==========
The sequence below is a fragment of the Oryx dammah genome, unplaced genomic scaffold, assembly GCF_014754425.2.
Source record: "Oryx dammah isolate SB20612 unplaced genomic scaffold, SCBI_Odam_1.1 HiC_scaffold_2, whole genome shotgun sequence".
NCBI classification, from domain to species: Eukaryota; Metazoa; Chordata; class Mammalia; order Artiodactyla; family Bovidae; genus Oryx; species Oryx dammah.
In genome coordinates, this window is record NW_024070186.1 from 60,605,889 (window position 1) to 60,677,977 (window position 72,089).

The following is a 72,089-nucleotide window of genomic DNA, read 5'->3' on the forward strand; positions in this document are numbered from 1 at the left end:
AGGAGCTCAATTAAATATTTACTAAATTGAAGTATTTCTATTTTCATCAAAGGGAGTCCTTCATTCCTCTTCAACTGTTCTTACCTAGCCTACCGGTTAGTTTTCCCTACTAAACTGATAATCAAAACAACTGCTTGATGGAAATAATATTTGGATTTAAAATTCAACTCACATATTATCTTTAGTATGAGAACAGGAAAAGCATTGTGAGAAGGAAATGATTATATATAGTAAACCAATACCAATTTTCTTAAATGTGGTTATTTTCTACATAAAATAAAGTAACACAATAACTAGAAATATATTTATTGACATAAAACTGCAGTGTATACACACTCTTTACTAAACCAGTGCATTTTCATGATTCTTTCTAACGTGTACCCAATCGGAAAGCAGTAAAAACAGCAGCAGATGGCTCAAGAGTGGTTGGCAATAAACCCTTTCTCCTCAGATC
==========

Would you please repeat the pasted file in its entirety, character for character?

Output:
The sequence below is a fragment of the Oryx dammah genome, unplaced genomic scaffold, assembly GCF_014754425.2.
Source record: "Oryx dammah isolate SB20612 unplaced genomic scaffold, SCBI_Odam_1.1 HiC_scaffold_2, whole genome shotgun sequence".
NCBI classification, from domain to species: Eukaryota; Metazoa; Chordata; class Mammalia; order Artiodactyla; family Bovidae; genus Oryx; species Oryx dammah.
In genome coordinates, this window is record NW_024070186.1 from 60,605,889 (window position 1) to 60,677,977 (window position 72,089).

The following is a 72,089-nucleotide window of genomic DNA, read 5'->3' on the forward strand; positions in this document are numbered from 1 at the left end:
AGGAGCTCAATTAAATATTTACTAAATTGAAGTATTTCTATTTTCATCAAAGGGAGTCCTTCATTCCTCTTCAACTGTTCTTACCTAGCCTACCGGTTAGTTTTCCCTACTAAACTGATAATCAAAACAACTGCTTGATGGAAATAATATTTGGATTTAAAATTCAACTCACATATTATCTTTAGTATGAGAACAGGAAAAGCATTGTGAGAAGGAAATGATTATATATAGTAAACCAATACCAATTTTCTTAAATGTGGTTATTTTCTACATAAAATAAAGTAACACAATAACTAGAAATATATTTATTGACATAAAACTGCAGTGTATACACACTCTTTACTAAACCAGTGCATTTTCATGATTCTTTCTAACGTGTACCCAATCGGAAAGCAGTAAAAACAGCAGCAGATGGCTCAAGAGTGGTTGGCAATAAACCCTTTCTCCTCAGATC